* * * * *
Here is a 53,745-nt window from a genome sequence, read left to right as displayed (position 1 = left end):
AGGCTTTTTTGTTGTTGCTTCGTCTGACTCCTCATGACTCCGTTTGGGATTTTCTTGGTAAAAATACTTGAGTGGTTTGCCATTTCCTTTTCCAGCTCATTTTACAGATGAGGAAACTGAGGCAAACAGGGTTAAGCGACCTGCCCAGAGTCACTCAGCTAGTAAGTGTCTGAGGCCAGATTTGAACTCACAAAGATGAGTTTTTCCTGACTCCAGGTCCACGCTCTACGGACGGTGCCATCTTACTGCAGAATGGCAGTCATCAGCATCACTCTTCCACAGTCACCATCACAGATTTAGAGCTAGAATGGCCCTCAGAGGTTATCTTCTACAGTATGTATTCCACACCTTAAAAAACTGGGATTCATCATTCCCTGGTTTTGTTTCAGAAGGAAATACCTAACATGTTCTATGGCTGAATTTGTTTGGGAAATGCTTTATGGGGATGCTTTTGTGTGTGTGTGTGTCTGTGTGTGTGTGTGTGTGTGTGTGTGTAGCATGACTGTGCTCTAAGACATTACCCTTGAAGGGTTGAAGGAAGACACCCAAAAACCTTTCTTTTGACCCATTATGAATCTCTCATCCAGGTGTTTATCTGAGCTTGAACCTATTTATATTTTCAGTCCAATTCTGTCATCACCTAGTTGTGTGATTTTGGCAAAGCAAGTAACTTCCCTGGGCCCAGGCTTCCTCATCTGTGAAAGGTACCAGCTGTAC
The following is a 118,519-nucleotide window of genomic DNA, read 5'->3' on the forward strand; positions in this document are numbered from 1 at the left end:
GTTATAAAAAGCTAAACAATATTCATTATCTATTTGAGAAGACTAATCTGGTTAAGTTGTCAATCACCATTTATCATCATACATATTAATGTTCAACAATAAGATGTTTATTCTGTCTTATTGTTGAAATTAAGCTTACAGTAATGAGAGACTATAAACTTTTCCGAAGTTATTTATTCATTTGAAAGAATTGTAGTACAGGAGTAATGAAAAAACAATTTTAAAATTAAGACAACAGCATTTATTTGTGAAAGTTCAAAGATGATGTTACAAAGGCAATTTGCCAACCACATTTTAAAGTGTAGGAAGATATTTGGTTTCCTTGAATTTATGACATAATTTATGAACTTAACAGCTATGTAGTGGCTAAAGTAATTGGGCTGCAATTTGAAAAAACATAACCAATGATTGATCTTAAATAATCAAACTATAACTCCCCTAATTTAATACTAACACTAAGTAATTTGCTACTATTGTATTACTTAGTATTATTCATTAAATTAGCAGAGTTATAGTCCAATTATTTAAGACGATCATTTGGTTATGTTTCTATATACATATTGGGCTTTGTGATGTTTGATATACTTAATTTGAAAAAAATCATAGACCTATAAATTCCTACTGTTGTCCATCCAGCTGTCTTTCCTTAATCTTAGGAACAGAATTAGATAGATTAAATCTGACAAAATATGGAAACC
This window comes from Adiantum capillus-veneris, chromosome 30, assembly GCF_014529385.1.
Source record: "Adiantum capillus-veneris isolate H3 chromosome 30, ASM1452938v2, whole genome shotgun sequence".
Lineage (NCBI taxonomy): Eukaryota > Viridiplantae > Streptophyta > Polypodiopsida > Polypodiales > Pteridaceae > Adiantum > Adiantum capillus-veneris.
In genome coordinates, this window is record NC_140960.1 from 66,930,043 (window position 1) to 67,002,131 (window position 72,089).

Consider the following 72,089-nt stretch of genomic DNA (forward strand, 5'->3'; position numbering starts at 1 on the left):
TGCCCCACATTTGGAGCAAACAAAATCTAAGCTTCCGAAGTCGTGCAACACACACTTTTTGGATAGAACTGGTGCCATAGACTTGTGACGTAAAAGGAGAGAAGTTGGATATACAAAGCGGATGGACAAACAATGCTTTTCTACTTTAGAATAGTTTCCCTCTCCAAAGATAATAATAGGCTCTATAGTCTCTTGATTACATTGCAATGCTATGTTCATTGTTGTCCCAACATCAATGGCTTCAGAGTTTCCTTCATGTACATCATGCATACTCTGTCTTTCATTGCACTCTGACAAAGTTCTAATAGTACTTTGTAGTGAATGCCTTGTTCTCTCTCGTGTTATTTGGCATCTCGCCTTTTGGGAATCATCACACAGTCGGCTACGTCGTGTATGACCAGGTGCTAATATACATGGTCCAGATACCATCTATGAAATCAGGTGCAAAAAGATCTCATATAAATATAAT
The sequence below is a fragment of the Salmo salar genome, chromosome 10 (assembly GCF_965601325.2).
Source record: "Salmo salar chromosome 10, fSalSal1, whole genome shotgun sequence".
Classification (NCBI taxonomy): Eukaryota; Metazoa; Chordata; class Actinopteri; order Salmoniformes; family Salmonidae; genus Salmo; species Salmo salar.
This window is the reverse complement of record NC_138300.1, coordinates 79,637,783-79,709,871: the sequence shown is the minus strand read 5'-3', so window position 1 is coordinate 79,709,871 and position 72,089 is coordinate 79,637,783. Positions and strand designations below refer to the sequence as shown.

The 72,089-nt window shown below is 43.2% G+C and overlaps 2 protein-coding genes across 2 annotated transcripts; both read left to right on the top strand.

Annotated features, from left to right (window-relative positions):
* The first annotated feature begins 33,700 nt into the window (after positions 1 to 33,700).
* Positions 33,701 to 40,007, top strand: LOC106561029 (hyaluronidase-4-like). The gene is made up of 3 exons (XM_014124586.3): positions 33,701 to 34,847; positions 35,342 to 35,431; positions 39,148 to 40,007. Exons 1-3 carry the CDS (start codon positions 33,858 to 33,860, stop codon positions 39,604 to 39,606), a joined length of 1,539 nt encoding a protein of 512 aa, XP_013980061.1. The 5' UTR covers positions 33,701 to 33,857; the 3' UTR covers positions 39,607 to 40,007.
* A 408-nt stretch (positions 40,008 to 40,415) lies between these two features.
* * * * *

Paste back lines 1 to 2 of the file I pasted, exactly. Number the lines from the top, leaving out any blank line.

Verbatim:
Here is a 53,745-nt window from a genome sequence, read left to right as displayed (position 1 = left end):
AGGCTTTTTTGTTGTTGCTTCGTCTGACTCCTCATGACTCCGTTTGGGATTTTCTTGGTAAAAATACTTGAGTGGTTTGCCATTTCCTTTTCCAGCTCATTTTACAGATGAGGAAACTGAGGCAAACAGGGTTAAGCGACCTGCCCAGAGTCACTCAGCTAGTAAGTGTCTGAGGCCAGATTTGAACTCACAAAGATGAGTTTTTCCTGACTCCAGGTCCACGCTCTACGGACGGTGCCATCTTACTGCAGAATGGCAGTCATCAGCATCACTCTTCCACAGTCACCATCACAGATTTAGAGCTAGAATGGCCCTCAGAGGTTATCTTCTACAGTATGTATTCCACACCTTAAAAAACTGGGATTCATCATTCCCTGGTTTTGTTTCAGAAGGAAATACCTAACATGTTCTATGGCTGAATTTGTTTGGGAAATGCTTTATGGGGATGCTTTTGTGTGTGTGTGTGTCTGTGTGTGTGTGTGTGTGTGTGTGTGTAGCATGACTGTGCTCTAAGACATTACCCTTGAAGGGTTGAAGGAAGACACCCAAAAACCTTTCTTTTGACCCATTATGAATCTCTCATCCAGGTGTTTATCTGAGCTTGAACCTATTTATATTTTCAGTCCAATTCTGTCATCACCTAGTTGTGTGATTTTGGCAAAGCAAGTAACTTCCCTGGGCCCAGGCTTCCTCATCTGTGAAAGGTACCAGCTGTAC